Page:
Reality is a Game

Game thinking from Adam Clare

Tag: research(Page 1 of 2)

Another Quick Glance At Artificial Intelligence

Artificial Intelligence (AI) is becoming better with every passing year and thus more interesting. I have no idea what the state of AI will be in years to come but for now, this is some noteworthy stuff for game makers.

Emergent AI

“You work for it” when you create emergent AI. in This talk Ben Sunshine-Hill explores what it’s like to create and work with emergent artificial intelligences.

To hear Sunshine-Hill tell it, you should aim to design AI that behaves just like people and creatures in real life do, and that means you shouldn’t rely on “emergence” as a crutch; you should know exactly why your AI does what it does. At best, players should find your AI believable — not surprising.

Artificial Intelligence Research in Games

The first in a multi-part series of public lectures on AI in games. Recorded on 20th October 2014 at the University of Derby.

In this first video, we detail some of the most interesting work in using video games as benchmarks within the AI research community. This is largely focussed on four competition benchmarks:

– The Ms. Pac-Man Competition
– The Mario AI Competition
– The 2K BotPrize
– The Starcraft AI Competition

What if AIs are more trustworthy than humans?

In this keynote session, Bitcoin developer Mike Hearn talks on the topic ”Fighting for the right to be ruled by machines”. He outlines a possible scenario over the next 50 years, in which an ever worsening political situation results in some people deciding that only computers/robots can be trusted to control the critical infrastructure of society (cars, planes, mobile networks, legal systems etc) and therefore that the people currently in charge of them need to be evicted from those positions of power.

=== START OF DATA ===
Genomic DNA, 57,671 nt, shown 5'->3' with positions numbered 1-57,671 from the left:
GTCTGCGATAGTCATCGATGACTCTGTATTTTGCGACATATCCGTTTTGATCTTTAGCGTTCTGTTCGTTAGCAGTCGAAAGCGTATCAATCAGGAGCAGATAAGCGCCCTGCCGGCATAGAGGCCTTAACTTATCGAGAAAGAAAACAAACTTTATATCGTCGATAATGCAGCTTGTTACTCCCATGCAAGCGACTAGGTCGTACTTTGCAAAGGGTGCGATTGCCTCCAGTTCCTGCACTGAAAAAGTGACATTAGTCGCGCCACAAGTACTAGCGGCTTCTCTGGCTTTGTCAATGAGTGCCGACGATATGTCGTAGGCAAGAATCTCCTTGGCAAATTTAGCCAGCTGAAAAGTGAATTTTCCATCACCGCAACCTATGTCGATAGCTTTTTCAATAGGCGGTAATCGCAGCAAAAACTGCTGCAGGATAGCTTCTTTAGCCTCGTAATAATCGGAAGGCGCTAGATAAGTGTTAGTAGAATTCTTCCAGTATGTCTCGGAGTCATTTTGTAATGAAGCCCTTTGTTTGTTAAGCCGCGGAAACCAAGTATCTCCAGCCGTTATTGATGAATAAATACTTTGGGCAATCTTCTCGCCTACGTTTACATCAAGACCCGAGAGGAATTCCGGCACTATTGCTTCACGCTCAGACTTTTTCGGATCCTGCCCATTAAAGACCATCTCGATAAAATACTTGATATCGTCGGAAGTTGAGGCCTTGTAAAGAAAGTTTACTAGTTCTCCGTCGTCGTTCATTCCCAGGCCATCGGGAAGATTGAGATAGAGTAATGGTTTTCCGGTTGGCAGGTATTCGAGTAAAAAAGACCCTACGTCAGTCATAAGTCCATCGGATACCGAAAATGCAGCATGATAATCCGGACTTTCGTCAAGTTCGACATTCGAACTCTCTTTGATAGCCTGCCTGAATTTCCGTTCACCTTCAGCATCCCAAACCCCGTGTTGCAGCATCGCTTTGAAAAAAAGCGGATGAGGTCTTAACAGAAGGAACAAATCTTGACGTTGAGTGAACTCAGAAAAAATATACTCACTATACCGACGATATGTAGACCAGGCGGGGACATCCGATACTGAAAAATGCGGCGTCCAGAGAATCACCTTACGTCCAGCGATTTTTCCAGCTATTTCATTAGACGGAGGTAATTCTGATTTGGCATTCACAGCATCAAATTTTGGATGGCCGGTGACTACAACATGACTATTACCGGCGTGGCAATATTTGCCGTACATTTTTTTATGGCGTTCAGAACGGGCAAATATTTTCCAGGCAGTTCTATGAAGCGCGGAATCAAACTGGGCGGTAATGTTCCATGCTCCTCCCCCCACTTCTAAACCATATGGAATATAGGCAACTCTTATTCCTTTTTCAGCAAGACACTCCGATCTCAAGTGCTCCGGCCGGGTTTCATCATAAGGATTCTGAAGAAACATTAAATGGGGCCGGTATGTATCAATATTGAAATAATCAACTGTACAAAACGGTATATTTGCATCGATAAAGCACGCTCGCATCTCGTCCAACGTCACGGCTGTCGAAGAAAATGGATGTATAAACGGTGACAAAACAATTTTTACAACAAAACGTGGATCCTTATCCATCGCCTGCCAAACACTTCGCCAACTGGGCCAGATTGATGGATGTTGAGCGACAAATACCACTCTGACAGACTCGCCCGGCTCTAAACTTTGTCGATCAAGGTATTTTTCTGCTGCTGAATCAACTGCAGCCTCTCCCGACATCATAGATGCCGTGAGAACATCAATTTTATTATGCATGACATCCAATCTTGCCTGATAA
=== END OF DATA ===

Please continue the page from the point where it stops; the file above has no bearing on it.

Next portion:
If all of this talk about artificial intelligence gets you thinking then you should check out the Experimental AI in Games workshop at AIIDE 2015 which is just a few months away. Their accepted papers include Would You Look At That! Vision-Driven Procedural Level Design and An Algorithmic Approach to Decorative Content Placement.

Previously I posted about other conferences about artificial intelligence.

The Great War: 100 Years Ago Today

Today marks the 100th year since the outbreak of the Great War and I’ve spent some free time in the last few months looking into the history of the Great War. Relatedly, I’m trying to get some games about the war made. The games I’m designing are about the insanity of war and the outright bizarreness of the First World War. There are so many things about the war that strikes modern minds as outrageous or, more bluntly, stupid.  At the time, the decisions made were sensical. These are the issues I want to address.

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Along with the team at Wero Creative, we’re planning on releasing a couple short games. The first one is pretty much done, Scapa Flow (which began at a game jam), the next will be titled Trench. If possible, I would also like to address the battle of the skies and some of the political aspects of the war.

I studied the war during my undergrad and it captivated me. The mixture of new technology, outdated logistics, old customs, hubris, economic shifts, and bizarre politics created a situation that was rife for conflict. History repeats itself and today we find ourselves in a similar situation (albeit with different roles).

So here’s some research on the Great War I’ve collected over the past few months. This should give you a bit of a primer on the war as a well as good jumping-off points to get more information (this is by no means comprehensive).

Modern context

First, like most big events in history, the war still has reverberates today: